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An ode to the bike (and why it’s time to ditch your car)

The bike is the greatest invention of the previous millennium if you ask us. Yes, we are based in the Netherlands, so having another opinion would be blasphemy. But still… Be prepared: after reading it, you might want to park your car for good. At the scrapyard.  

We’ll discuss the obvious and less obvious benefits of biking, and we challenge people who feel they can’t live without a car to rethink their reasoning for this. Including ‘but I have children’.

The health benefits of (e-)biking to work 

We don’t have to tell you that exercise is good for you. But we will anyways.  

  • We need at least 2.5 hours (or 150 minutes) of moderate exercise per week, like biking, spread over multiple days. 53% of Dutch people don’t meet this threshold. Also, 55% of Europeans exercises less than three hours per week. 
  • Biking keeps your entire body healthy. From your heart and veins to your bones, abdomen, and brains.  
  • 2.3% of all illness and 6,000 death per year in the Netherlands are caused by too little exercise, and many more in Europe 

And then there’s the mental health benefits!  

  • (E-)biking can be meditative. The mental health benefits of mindfulness have been scientifically proven. 
  • Connecting with the outside world reduces stress 
  • Biking gives us the opportunity to clear our mind.  
  • The endorphins released during biking improve our mood. 
  • Biking increases our energy levels, making us more focussed throughout the day.  
  • Accomplishing (small) physical challenges gives our self-confidence a boost.  
  • It’s good for our social life. We have more short moments of positive interaction than in a car. 
  • It gives a sense of freedom and adventure. Explore new routes, make detours through the forest or take a break when you see a rainbow or pretty building.  
  • Biking is great for creativity. How often do brilliant ideas arrive at you when you’re showering, walking, using the toilet, or biking? Exactly!  

How biking creates liveable cities 

If you haven’t done so yet: follow Professor Marco te Brömmelstroet on LinkedIn. For this chapter, we tap into his wisdom, using some of the images he posted. 

Less cars = more space for trees, parks, and benches 

Cars are unsafe

In the chart below you see a child playing in the street, 13 meters away from a car. Only when the car drives 30 kilometres per hour, the child is safe. Or even better: without cars, the child is safe.

Cars are unsafe

Cars cause congestion, meaning long travel times

It has long been proven that building more roads does not lead to less congestion. What it does lead to is – for a brief period of time – better flow of cars, which stimulates both car use AND living further away from work, which leads to more cars on the road, which leads to further congestion. The solution? Less cars, more bikes.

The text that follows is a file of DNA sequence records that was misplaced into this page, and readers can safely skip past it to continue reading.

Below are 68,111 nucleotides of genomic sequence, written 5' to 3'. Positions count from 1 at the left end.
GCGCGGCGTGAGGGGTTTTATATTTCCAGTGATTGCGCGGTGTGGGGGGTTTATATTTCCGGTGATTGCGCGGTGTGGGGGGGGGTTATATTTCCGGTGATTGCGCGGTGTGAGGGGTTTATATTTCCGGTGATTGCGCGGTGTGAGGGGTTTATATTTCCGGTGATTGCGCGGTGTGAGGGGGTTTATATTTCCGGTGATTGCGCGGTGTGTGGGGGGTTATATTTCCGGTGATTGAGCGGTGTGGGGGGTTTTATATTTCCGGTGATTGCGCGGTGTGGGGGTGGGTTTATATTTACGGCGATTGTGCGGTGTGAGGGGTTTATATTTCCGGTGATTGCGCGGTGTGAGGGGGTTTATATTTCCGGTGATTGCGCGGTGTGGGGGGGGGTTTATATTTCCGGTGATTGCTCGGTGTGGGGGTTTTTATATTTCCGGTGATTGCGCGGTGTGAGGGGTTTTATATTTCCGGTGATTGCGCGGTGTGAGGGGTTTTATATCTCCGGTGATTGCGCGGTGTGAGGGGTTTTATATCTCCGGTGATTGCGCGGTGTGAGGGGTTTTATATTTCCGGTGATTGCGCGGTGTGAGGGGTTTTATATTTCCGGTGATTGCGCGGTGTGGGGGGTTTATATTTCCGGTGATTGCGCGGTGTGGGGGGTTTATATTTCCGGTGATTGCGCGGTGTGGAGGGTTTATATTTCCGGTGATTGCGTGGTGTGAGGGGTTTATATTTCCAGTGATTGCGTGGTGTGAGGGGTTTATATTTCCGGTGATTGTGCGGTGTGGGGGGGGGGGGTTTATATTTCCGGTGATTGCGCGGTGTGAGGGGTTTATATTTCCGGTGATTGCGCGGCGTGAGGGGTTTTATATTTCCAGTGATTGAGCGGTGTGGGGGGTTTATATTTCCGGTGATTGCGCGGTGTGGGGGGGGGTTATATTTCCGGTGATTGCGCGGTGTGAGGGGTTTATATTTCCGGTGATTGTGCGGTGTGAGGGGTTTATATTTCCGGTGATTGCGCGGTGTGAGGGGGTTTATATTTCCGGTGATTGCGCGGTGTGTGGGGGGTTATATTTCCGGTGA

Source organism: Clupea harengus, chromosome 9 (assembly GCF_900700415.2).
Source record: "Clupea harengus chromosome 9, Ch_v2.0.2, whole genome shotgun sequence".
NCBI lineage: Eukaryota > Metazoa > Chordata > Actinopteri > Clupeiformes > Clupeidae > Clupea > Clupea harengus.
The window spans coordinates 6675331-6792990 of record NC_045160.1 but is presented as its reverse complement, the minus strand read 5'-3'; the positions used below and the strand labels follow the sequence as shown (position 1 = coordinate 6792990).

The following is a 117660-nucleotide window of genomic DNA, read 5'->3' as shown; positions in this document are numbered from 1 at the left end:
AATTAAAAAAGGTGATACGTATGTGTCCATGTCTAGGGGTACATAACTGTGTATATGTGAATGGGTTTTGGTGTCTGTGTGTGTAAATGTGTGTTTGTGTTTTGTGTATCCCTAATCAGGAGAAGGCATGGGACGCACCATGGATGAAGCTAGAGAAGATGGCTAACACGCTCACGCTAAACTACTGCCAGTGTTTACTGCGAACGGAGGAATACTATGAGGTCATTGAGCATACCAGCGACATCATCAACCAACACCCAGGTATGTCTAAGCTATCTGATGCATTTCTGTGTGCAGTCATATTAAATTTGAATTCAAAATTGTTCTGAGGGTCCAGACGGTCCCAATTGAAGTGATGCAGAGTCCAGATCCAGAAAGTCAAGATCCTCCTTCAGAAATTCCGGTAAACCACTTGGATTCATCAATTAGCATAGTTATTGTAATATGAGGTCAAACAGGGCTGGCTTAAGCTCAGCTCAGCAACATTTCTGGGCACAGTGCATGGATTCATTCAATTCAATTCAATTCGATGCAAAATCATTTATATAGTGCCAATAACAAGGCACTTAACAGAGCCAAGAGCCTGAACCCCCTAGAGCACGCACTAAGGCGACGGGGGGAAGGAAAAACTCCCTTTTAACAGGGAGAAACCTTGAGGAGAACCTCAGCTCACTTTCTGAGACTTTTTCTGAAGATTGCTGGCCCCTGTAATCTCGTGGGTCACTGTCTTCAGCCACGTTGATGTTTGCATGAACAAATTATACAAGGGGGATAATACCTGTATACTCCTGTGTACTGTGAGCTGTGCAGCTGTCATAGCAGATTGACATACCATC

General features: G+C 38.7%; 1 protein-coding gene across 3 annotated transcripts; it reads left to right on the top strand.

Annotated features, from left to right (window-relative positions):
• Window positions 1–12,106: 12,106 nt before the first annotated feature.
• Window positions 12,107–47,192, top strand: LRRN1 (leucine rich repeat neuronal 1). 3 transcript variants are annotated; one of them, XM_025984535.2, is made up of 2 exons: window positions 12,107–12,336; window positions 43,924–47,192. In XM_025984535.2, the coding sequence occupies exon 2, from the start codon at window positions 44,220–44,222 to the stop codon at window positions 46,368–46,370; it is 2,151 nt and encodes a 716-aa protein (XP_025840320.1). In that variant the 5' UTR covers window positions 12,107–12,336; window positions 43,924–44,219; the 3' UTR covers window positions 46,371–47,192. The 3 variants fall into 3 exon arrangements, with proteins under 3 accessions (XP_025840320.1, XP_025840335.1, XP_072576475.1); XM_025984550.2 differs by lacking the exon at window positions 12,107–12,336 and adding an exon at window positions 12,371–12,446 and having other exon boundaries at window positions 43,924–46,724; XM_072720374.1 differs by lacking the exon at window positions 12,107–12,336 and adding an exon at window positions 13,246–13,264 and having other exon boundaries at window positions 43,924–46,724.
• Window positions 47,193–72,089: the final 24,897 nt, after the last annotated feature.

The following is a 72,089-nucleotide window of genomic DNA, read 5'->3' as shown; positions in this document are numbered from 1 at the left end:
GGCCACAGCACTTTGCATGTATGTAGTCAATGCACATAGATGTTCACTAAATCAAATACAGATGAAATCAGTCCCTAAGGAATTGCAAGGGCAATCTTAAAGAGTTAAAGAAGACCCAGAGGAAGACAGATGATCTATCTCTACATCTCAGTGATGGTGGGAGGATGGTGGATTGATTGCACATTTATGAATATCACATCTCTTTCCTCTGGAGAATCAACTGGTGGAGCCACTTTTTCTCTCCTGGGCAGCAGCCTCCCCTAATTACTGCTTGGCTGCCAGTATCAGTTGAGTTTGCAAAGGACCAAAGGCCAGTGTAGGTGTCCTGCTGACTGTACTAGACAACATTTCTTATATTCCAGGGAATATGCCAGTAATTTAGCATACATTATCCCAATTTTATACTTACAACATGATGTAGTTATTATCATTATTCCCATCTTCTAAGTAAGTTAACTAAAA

Bottleneck

To finish this chapter off, some brilliant quotes of our dear Te Brömmelstroet’s LinkedIn.

  • “Innovation isn’t always about the totally new. We need to open our eyes to the full potential of simplicity.” He’s talking about bikes of course.
  • “There is no ‘War on Cars’. There is an ongoing massacre on all other road users.” He’s talking about the large numbers of car-related accidents.

The benefits of biking for our planet

For our planetary health, biking is great too. Unlike cars, using your bike produces no CO2 and nitrogen emissions (stikstof), or air and noise pollution.

Also, the environmental costs (material, energy and water use, chemical pollution, etc.) of producing a bike is much lower.

Bicycles, bicycle infrastructure, and bicycle parking take way less space than cars, car infra and car parking. More space for nature!

The benefits of biking for your wallet

Driving is expensive? A middle class car that drives 13.500 km per year, costs you €638,50 per month. The monthly costs of riding a bike is devaluation plus maintenance. That’s max €16,95 per month, but probably less.

Even if you get a company car, your monthly costs will be higher than that, since you pay income tax on a percentage of the purchase value of the car.

Some excuses for owning a car refuted

Of course, it’s entirely up to you whether you drive a car or not. But we see a lot of people who would love to use the car less but feel they can’t. With the counterarguments below, we challenge you to rethink this.

  • I have children. Maybe the best thing you can do for your children is biking. The less cars, the safer the roads. Also, an electric cargo bike is more fun for you kids and often not much slower, also in rural areas. Really need a car? Borrow one or take the taxi.
  • I feel safer in a car. Unfortunately, of all fatal collisions, the most type of common collision is between a car and a non-vehicle object, followed by cars and pedestrians, followed by cars with cars.
  • It’s convenient. It is. We can’t counter this argument.
  • It gives me a sense of freedom. Give the (e-)bike a try. Also, a non-privately owned cars gives you a sense of freedom too.
  • It saves time. The ‘law of constant travel time’ proves our average time spent on transport remains stable. Even though our transport modes become faster, Our ‘time budget for travel’ stays stable at around one hour per day.

It’s obvious. We think the bike is one of the greatest inventions of all time. And we don’t just say that because hello energy is based in The Netherlands. But it surely plays a role…

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